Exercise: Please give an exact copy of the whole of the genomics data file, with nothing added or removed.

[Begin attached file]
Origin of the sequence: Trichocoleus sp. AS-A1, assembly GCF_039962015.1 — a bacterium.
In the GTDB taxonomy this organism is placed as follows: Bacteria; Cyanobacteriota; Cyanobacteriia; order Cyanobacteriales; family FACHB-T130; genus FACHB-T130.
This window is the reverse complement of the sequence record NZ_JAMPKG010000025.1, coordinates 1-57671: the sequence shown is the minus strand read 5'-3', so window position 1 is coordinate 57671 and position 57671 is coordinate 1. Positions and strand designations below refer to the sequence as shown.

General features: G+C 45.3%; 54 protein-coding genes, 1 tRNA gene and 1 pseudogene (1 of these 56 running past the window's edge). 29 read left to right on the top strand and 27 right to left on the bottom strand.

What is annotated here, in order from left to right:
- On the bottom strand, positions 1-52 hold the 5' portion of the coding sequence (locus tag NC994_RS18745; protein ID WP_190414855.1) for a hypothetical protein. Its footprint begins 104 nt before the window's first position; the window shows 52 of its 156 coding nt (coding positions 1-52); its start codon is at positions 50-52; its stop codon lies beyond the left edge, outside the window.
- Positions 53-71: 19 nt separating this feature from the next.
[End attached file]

Origin of the sequence: Trichocoleus sp. AS-A1, assembly GCF_039962015.1 — a bacterium.
In the GTDB taxonomy this organism is placed as follows: Bacteria; Cyanobacteriota; Cyanobacteriia; order Cyanobacteriales; family FACHB-T130; genus FACHB-T130.
This window is the reverse complement of the sequence record NZ_JAMPKG010000025.1, coordinates 1-57671: the sequence shown is the minus strand read 5'-3', so window position 1 is coordinate 57671 and position 57671 is coordinate 1. Positions and strand designations below refer to the sequence as shown.

General features: G+C 45.3%; 54 protein-coding genes, 1 tRNA gene and 1 pseudogene (1 of these 56 running past the window's edge). 29 read left to right on the top strand and 27 right to left on the bottom strand.

What is annotated here, in order from left to right:
- On the bottom strand, positions 1-52 hold the 5' portion of the coding sequence (locus tag NC994_RS18745; protein ID WP_190414855.1) for a hypothetical protein. Its footprint begins 104 nt before the window's first position; the window shows 52 of its 156 coding nt (coding positions 1-52); its start codon is at positions 50-52; its stop codon lies beyond the left edge, outside the window.
- Positions 53-71: 19 nt separating this feature from the next.